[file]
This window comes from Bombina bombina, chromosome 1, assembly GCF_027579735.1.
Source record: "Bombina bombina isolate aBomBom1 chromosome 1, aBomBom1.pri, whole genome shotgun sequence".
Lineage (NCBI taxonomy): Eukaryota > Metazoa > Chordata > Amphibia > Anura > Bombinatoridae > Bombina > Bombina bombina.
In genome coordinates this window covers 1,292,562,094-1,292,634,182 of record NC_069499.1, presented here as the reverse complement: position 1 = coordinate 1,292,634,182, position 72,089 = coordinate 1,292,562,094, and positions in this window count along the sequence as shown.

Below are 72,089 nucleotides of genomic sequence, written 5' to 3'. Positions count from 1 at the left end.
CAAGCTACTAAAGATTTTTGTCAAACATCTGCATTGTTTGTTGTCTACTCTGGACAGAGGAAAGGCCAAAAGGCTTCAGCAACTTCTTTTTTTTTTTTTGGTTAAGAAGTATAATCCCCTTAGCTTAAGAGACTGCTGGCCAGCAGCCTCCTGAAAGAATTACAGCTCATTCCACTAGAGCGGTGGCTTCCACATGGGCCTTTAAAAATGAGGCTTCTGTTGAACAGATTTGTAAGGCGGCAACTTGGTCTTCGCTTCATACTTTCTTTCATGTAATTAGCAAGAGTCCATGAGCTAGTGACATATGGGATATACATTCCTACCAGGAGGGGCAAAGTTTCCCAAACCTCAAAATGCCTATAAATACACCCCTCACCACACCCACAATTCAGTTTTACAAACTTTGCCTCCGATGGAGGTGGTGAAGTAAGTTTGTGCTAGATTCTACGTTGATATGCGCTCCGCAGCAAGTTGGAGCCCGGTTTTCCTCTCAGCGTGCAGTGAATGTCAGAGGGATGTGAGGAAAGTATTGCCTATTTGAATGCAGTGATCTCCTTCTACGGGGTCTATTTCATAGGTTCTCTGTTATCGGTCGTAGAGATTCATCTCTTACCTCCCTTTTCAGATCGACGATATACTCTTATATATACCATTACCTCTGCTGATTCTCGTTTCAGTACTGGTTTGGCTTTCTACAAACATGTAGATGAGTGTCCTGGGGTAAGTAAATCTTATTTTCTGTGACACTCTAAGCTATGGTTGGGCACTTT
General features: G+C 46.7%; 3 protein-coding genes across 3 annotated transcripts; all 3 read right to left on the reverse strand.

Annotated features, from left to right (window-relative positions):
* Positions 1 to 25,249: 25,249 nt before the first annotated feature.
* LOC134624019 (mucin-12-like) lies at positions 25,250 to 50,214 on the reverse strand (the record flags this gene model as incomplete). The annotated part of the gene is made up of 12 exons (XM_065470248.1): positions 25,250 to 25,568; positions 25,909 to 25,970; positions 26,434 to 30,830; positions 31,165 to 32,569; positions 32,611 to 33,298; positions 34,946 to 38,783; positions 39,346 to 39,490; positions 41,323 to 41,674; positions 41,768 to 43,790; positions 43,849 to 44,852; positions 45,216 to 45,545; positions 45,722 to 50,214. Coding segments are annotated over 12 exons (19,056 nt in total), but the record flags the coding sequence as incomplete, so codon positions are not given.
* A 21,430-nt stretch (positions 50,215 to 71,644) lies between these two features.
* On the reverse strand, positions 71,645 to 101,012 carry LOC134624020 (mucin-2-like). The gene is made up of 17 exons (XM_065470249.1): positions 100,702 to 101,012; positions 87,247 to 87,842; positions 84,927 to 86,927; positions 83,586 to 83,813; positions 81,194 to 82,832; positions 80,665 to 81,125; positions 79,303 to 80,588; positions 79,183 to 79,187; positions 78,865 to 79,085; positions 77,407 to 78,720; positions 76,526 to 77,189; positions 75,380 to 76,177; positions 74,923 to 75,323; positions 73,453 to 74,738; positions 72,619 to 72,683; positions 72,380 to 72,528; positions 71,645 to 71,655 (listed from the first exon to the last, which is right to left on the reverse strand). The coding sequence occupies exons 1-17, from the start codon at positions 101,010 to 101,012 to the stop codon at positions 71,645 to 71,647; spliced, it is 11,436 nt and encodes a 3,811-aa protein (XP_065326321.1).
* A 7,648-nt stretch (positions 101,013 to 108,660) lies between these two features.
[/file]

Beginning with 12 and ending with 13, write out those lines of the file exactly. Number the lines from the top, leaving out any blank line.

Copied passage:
* On the reverse strand, positions 71,645 to 101,012 carry LOC134624020 (mucin-2-like). The gene is made up of 17 exons (XM_065470249.1): positions 100,702 to 101,012; positions 87,247 to 87,842; positions 84,927 to 86,927; positions 83,586 to 83,813; positions 81,194 to 82,832; positions 80,665 to 81,125; positions 79,303 to 80,588; positions 79,183 to 79,187; positions 78,865 to 79,085; positions 77,407 to 78,720; positions 76,526 to 77,189; positions 75,380 to 76,177; positions 74,923 to 75,323; positions 73,453 to 74,738; positions 72,619 to 72,683; positions 72,380 to 72,528; positions 71,645 to 71,655 (listed from the first exon to the last, which is right to left on the reverse strand). The coding sequence occupies exons 1-17, from the start codon at positions 101,010 to 101,012 to the stop codon at positions 71,645 to 71,647; spliced, it is 11,436 nt and encodes a 3,811-aa protein (XP_065326321.1).
* A 7,648-nt stretch (positions 101,013 to 108,660) lies between these two features.